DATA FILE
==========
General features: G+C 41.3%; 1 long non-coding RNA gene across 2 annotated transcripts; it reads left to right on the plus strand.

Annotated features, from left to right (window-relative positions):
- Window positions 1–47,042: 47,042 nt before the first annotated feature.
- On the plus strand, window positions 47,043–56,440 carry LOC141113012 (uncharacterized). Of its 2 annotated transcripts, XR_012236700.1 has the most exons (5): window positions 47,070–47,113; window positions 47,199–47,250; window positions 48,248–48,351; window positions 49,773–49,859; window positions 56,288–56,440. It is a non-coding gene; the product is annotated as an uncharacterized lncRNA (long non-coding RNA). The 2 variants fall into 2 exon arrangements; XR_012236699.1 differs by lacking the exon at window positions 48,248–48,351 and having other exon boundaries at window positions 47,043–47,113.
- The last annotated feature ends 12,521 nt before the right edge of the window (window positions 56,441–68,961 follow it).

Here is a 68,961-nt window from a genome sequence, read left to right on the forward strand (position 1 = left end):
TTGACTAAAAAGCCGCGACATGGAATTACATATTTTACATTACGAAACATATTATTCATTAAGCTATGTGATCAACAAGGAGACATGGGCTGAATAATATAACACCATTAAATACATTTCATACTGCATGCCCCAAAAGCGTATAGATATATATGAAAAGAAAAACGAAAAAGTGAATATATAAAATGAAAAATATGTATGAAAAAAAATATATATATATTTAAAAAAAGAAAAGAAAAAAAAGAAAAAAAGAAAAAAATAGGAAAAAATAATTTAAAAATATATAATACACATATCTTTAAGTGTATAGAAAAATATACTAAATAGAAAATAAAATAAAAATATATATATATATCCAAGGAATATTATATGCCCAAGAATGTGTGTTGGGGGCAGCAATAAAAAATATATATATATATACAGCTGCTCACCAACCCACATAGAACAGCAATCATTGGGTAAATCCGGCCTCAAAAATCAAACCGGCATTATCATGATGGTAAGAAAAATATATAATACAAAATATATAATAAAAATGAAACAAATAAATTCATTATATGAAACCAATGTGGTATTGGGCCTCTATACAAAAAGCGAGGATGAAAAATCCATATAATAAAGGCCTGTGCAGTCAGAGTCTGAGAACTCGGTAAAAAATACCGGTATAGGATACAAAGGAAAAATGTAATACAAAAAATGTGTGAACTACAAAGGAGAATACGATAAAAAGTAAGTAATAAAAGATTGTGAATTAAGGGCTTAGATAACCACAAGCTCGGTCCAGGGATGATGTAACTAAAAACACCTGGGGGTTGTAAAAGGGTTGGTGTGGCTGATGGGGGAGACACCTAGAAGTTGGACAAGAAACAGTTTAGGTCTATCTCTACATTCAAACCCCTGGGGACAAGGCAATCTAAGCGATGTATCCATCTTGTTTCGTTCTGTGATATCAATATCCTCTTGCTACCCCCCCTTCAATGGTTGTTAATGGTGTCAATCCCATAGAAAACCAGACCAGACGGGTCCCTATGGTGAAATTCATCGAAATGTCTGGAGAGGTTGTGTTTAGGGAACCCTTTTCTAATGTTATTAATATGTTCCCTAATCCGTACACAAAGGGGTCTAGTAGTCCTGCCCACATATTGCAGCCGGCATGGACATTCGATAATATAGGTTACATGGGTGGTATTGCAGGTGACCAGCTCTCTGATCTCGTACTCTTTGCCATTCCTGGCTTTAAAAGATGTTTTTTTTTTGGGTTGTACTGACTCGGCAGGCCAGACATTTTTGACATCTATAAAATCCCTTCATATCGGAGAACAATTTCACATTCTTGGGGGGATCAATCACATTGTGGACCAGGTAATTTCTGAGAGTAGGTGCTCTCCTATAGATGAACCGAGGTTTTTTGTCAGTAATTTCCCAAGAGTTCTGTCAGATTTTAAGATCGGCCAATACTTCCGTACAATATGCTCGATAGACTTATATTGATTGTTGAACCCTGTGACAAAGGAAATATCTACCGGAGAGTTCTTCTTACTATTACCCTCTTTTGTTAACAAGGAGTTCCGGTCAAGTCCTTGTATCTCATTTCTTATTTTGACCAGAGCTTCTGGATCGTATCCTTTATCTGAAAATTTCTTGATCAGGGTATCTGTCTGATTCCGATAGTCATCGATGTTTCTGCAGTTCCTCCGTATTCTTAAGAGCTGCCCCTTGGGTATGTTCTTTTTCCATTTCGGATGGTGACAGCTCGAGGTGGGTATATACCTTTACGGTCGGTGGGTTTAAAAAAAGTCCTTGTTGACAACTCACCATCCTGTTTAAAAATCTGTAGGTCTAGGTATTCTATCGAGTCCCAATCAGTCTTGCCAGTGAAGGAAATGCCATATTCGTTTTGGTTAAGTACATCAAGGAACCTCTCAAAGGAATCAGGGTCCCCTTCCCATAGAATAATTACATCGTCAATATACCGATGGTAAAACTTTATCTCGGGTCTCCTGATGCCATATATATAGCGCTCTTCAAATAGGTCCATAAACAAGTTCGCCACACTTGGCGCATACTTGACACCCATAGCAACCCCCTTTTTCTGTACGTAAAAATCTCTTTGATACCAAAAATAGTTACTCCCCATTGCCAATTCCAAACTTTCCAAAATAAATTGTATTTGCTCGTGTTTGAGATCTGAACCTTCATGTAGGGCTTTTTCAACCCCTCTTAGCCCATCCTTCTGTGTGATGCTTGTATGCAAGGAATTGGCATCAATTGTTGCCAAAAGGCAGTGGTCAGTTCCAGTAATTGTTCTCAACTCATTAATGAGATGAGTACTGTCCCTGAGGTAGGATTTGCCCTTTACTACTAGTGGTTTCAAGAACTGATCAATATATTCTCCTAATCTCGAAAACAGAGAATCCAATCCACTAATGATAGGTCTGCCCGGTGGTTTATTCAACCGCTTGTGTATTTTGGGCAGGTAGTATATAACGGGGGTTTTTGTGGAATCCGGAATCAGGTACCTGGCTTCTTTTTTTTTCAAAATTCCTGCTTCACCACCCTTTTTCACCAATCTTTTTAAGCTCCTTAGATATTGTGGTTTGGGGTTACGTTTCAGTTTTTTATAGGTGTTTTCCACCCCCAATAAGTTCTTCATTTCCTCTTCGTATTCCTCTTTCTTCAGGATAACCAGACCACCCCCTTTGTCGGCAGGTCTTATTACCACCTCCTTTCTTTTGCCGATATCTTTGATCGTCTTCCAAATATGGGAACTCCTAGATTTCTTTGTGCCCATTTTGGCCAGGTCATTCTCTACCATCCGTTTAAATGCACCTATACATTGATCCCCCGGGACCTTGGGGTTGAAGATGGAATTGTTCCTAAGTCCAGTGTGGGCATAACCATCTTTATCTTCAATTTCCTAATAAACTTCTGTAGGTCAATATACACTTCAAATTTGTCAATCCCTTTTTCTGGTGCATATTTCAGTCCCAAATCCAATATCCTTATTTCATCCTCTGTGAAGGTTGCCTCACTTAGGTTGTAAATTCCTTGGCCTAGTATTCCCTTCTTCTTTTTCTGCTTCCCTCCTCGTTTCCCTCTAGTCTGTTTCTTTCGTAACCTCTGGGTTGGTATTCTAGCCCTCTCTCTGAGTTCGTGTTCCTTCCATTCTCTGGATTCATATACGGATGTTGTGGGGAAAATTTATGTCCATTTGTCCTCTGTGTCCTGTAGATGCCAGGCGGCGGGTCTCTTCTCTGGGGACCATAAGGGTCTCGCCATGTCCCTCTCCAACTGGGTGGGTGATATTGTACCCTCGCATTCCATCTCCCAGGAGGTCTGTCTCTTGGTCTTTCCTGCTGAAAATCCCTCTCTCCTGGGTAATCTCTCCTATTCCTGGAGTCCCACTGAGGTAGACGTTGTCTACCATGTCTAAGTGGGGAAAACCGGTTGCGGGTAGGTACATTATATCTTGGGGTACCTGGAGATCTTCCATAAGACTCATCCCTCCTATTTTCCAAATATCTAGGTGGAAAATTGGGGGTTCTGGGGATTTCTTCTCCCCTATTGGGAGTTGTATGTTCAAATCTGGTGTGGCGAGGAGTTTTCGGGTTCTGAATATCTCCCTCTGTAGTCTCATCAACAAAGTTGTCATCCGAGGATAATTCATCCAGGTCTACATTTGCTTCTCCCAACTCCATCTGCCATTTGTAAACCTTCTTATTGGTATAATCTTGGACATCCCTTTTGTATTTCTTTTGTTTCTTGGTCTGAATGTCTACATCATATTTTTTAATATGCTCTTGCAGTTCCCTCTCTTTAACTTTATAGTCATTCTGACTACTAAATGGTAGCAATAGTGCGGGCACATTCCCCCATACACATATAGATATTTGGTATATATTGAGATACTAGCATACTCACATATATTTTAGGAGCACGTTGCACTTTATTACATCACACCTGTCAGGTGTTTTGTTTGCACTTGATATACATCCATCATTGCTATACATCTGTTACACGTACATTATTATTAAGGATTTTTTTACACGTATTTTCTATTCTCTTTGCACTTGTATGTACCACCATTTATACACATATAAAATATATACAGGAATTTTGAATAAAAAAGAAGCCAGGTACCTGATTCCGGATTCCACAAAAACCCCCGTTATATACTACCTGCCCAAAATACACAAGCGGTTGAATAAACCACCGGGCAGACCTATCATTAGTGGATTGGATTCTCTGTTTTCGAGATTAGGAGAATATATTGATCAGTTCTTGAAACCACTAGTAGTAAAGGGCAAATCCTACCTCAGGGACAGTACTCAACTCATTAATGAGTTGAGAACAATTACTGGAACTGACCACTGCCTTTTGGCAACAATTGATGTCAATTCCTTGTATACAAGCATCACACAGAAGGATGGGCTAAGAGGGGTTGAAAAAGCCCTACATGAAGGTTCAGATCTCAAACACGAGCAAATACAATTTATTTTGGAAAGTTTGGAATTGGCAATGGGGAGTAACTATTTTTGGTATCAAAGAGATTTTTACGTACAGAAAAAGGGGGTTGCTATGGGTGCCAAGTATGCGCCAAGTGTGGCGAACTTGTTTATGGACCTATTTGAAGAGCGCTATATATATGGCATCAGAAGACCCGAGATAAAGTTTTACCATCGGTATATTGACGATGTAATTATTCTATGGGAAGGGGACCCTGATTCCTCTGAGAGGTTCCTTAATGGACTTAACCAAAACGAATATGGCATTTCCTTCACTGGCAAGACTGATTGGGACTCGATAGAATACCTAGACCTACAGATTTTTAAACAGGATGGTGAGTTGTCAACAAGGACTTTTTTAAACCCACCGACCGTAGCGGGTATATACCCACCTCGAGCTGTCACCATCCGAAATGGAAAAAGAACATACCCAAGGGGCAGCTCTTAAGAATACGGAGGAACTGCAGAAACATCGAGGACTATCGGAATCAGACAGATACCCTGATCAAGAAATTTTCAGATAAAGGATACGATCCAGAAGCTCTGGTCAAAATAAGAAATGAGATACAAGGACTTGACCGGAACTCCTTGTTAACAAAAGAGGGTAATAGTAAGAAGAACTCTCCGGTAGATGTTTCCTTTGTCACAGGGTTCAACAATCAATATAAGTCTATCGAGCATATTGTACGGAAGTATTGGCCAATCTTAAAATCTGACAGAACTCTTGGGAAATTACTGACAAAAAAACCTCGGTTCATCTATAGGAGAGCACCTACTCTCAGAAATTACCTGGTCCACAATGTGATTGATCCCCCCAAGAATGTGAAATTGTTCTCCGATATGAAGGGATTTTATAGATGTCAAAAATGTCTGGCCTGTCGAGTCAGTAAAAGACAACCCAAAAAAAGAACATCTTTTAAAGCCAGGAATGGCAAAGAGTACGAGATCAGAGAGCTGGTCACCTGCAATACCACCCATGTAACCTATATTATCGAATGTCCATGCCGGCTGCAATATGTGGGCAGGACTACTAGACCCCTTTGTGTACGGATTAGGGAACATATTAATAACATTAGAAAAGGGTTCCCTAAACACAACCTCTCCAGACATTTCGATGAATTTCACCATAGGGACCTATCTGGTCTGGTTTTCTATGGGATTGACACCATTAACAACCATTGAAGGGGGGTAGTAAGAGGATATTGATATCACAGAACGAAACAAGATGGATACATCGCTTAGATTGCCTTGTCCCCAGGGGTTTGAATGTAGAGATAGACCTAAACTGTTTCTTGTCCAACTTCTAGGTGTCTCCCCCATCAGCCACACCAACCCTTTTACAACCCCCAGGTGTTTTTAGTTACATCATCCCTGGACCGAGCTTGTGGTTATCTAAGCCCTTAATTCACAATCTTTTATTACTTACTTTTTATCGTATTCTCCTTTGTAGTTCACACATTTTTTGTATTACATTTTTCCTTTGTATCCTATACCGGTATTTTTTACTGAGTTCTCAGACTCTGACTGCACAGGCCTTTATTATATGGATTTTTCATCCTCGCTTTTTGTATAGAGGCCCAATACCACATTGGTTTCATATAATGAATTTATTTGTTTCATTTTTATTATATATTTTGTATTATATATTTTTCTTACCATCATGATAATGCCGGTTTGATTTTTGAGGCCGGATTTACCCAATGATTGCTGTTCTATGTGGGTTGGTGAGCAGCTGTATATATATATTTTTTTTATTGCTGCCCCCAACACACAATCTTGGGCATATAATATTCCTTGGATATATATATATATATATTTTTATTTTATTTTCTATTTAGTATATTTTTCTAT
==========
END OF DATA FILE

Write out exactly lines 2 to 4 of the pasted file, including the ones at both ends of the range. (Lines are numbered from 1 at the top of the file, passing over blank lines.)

Annotated features, from left to right (window-relative positions):
- Window positions 1–47,042: 47,042 nt before the first annotated feature.
- On the plus strand, window positions 47,043–56,440 carry LOC141113012 (uncharacterized). Of its 2 annotated transcripts, XR_012236700.1 has the most exons (5): window positions 47,070–47,113; window positions 47,199–47,250; window positions 48,248–48,351; window positions 49,773–49,859; window positions 56,288–56,440. It is a non-coding gene; the product is annotated as an uncharacterized lncRNA (long non-coding RNA). The 2 variants fall into 2 exon arrangements; XR_012236699.1 differs by lacking the exon at window positions 48,248–48,351 and having other exon boundaries at window positions 47,043–47,113.